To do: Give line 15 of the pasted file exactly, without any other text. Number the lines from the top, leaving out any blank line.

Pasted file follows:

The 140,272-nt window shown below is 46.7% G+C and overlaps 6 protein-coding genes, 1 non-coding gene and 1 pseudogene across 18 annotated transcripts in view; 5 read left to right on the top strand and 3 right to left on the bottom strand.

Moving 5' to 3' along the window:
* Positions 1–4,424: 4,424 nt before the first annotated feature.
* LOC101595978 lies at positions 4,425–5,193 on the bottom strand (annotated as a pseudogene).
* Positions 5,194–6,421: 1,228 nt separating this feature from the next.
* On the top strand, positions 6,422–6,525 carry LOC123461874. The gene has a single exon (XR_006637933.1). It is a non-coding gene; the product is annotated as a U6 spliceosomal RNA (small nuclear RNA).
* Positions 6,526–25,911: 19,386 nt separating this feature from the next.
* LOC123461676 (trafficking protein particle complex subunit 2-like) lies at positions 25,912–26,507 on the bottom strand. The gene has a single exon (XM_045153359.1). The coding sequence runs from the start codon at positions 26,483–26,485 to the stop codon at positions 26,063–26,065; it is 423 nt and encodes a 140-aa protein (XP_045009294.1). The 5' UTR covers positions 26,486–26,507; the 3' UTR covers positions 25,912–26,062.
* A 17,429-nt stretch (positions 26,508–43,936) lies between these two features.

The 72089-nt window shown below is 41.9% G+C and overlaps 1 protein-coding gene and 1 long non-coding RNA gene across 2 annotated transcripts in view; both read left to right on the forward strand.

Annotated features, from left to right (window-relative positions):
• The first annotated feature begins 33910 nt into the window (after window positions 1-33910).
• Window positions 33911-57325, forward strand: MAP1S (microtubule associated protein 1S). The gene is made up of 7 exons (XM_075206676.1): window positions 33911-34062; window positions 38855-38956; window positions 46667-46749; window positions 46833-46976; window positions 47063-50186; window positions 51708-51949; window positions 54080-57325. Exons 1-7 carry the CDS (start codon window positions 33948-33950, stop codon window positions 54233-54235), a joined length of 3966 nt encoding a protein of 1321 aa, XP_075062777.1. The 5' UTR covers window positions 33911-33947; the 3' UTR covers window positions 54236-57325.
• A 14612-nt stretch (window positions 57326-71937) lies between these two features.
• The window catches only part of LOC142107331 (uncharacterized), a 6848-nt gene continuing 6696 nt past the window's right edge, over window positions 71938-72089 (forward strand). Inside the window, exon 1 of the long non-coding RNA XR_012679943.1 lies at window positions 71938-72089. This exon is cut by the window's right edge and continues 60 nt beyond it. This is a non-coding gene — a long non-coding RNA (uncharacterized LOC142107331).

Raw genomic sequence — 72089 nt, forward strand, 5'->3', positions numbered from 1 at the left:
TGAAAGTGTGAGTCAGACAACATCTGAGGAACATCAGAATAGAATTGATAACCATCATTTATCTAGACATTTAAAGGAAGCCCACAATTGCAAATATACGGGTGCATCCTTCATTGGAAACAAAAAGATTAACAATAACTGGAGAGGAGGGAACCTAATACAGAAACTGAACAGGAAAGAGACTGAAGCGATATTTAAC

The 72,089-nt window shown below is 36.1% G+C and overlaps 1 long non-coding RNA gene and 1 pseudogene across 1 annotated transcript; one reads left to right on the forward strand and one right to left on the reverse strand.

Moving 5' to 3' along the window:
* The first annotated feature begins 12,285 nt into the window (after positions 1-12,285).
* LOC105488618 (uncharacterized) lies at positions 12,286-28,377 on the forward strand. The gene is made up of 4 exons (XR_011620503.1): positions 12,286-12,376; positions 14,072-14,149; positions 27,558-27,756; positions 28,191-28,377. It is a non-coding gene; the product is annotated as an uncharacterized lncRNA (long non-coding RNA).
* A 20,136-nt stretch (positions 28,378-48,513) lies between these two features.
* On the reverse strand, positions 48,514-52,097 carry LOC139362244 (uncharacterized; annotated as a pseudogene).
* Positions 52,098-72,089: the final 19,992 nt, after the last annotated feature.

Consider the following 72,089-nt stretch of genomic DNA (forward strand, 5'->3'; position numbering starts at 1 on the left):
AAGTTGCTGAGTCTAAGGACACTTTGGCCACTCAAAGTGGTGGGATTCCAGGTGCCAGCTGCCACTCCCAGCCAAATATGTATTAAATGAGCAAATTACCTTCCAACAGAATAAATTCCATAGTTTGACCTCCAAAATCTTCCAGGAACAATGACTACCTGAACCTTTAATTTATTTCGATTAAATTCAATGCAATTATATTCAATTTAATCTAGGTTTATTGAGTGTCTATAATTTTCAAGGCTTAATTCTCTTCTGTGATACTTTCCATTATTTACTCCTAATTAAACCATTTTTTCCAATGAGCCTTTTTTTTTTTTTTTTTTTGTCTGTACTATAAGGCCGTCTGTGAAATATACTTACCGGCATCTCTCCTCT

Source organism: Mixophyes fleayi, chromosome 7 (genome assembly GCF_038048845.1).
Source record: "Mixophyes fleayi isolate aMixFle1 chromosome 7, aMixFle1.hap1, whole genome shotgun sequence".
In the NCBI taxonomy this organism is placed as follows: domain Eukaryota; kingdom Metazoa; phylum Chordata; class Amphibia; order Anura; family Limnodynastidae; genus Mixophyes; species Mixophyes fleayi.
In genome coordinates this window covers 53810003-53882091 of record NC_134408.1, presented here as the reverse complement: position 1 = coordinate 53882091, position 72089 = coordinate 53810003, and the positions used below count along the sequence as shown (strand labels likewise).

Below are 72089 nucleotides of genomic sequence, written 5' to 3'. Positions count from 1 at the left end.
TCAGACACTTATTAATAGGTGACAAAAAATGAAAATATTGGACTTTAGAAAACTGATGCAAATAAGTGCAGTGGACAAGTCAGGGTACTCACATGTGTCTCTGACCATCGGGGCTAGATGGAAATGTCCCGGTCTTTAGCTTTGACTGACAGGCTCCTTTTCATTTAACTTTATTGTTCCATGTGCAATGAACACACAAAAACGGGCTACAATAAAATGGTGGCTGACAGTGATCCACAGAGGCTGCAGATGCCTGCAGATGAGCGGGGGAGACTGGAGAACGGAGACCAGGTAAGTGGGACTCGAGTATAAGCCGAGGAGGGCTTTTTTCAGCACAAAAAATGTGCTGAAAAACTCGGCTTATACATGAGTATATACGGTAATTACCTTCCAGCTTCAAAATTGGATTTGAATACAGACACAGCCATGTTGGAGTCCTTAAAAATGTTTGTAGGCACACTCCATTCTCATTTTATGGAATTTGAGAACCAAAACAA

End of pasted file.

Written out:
• The window catches only part of LOC142107331 (uncharacterized), a 6848-nt gene continuing 6696 nt past the window's right edge, over window positions 71938-72089 (forward strand). Inside the window, exon 1 of the long non-coding RNA XR_012679943.1 lies at window positions 71938-72089. This exon is cut by the window's right edge and continues 60 nt beyond it. This is a non-coding gene — a long non-coding RNA (uncharacterized LOC142107331).